"Legs for Life" Saving

"Legs for Life" Saving

Local medical experts warn of silent killer.

The admonition to hurry up, "shake a leg," could take on a dual life saving meaning for many who are unwitting hosts to one of medical science's silent killers. It is called peripheral vascular disease [PVD].

PVD is a common circulation problem in which the arteries that carry blood to the legs and arms become narrow or clogged. This interferes with the normal flow of blood, sometimes causing pain, but often causing no symptoms at all. More than half of those with PVD have no warning signs, according to Inova Health System.

"Those people who do have symptoms can often mistake the feelings for the normal physical progression of aging," says Calvin Neithamer, MD, interventional radiologist, Inova Mount Vernon Hospital.

"These symptoms can include painful cramping in the legs or hips, especially when walking. The pain typically goes away when muscles are resting. That's why so many people don't get to a doctor until later in the disease when it is more difficult to treat," Neithamer explained.

That was the scenario for 79-year-old Virginia Beale of Alexandria. She thought the pain in her legs was just another reminder of aging.

"I'm a volunteer at Mount Vernon Hospital and I give walking tours in Washington. I was experiencing pain when I was walking and then it would go away when I rested," Beale recalled.

"One day while volunteering at the hospital I noticed this sign in the lobby about Legs for Life screening. It listed the symptoms and they sounded just like mine, so I thought I'll sign up and see," she said.

That decision may have saved her life. It was discovered that she had a very serious case of PVD.

"They did an angiogram to locate the blockage. Then three or four days later they did an angioplasty," Beale explained.

That was over two years ago. "They also followed up with me about every two months for the first two years. I feel I was very lucky. If I hadn't seen the sign I would never have thought I had something like that," she said.

LEGS FOR LIFE is a national screening program which was started about five years ago, according to Neithamer. "We started it at Inova Mount Vernon Hospital and have screened about 250 persons each year," he said.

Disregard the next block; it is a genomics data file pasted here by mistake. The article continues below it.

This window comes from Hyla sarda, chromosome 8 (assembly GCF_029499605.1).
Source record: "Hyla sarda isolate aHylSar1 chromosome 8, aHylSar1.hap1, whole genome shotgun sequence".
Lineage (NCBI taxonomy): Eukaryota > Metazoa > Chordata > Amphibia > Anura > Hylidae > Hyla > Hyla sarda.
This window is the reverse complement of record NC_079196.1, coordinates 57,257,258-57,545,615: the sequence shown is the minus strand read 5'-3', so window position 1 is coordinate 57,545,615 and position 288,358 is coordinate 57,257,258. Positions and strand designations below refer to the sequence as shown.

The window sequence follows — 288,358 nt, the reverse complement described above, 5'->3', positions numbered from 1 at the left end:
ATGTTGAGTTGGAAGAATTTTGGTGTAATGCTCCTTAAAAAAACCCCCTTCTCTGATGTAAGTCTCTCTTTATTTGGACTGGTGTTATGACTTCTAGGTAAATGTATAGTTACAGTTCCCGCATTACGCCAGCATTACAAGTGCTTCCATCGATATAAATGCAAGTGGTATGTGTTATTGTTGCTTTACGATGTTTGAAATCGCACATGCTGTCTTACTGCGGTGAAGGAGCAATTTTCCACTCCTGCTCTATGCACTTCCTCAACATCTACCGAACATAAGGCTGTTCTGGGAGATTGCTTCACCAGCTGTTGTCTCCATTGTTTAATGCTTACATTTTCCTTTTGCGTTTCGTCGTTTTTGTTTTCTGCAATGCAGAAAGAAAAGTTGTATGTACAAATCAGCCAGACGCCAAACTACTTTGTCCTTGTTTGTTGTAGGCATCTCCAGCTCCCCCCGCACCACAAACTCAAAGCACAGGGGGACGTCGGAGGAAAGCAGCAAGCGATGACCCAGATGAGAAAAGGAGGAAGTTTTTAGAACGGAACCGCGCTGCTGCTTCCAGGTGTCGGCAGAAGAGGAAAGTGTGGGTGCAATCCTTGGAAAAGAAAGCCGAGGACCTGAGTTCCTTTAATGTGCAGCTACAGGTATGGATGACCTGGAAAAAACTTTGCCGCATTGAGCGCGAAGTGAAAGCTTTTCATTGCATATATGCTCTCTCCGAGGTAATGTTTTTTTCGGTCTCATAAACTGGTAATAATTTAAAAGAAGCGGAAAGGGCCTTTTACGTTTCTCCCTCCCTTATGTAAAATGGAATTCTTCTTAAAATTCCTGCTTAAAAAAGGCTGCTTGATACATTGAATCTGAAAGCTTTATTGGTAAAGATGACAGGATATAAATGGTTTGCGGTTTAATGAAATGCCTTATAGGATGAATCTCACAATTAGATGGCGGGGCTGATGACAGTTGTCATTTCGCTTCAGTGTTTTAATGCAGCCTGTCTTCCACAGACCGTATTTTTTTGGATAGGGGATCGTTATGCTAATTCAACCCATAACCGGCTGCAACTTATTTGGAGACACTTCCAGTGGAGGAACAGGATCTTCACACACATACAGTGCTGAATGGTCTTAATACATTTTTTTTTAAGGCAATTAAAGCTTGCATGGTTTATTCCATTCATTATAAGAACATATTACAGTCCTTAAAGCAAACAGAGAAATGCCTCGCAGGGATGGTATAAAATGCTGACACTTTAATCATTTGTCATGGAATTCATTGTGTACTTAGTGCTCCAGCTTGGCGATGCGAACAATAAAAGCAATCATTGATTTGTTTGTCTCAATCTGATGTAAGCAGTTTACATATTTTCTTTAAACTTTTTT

"In most screening programs, only a small percentage of those screened will have the disease. But, in this case, we have been running between 10 and 20 percent with the disease. This is higher than many other screening programs," Neithamer said.

"In the past it has shown up in a higher percentage of men. But, it's becoming an equal opportunity disease," he pointed out.

Neithamer has been practicing interventional radiology since 1985 and at IMVH since 1988. He is president of the Metropolitan Radiological Society and the Chesapeake Radiological Interventional Society.

PVD affects 8 to 10 million people in the United States. Those with the disease who go untreated are at greater risk for heart attack, stokes, and even amputations of limbs. Across the nation, approximately one-fourth of those screened are either at moderate or high risk for PVD, according to statistics.

"It can hit you anytime, anywhere," Beale verified. "It's something everyone needs to be aware of and take advantage of these screenings. Because, like me, it could save your life."

IN CONJUNCTION with the Legs for Life program, Inova Health System is offering free screening for PVD, free carotid artery screenings, and screening for Abdominal Aortic Aneurysm at all four of their facilities.

Registration is required and can be made by calling 703-204-3366.

Screening will be offered at the following locations, dates and times:

Inova Alexandria Hospital

4320 Seminary Road


Tuesday, September 9, 12:30 - 7 p.m.

Saturday, September 13, 8:30 a.m. to 4 p.m.

Inova Mount Vernon Hospital

2501 Parker's Lane


Wednesday, September 24, 7:30 a.m. to 6:30 p.m.

Inova Fair Oaks Hospital

3700 Siewick Drive


Saturday, September 13, 8:30 a.m. to 3 p.m.

Inova Fairfax Hospital

3300 Gallows Road

Falls Church

Saturday, September 20, 9 a.m. to 5 p.m.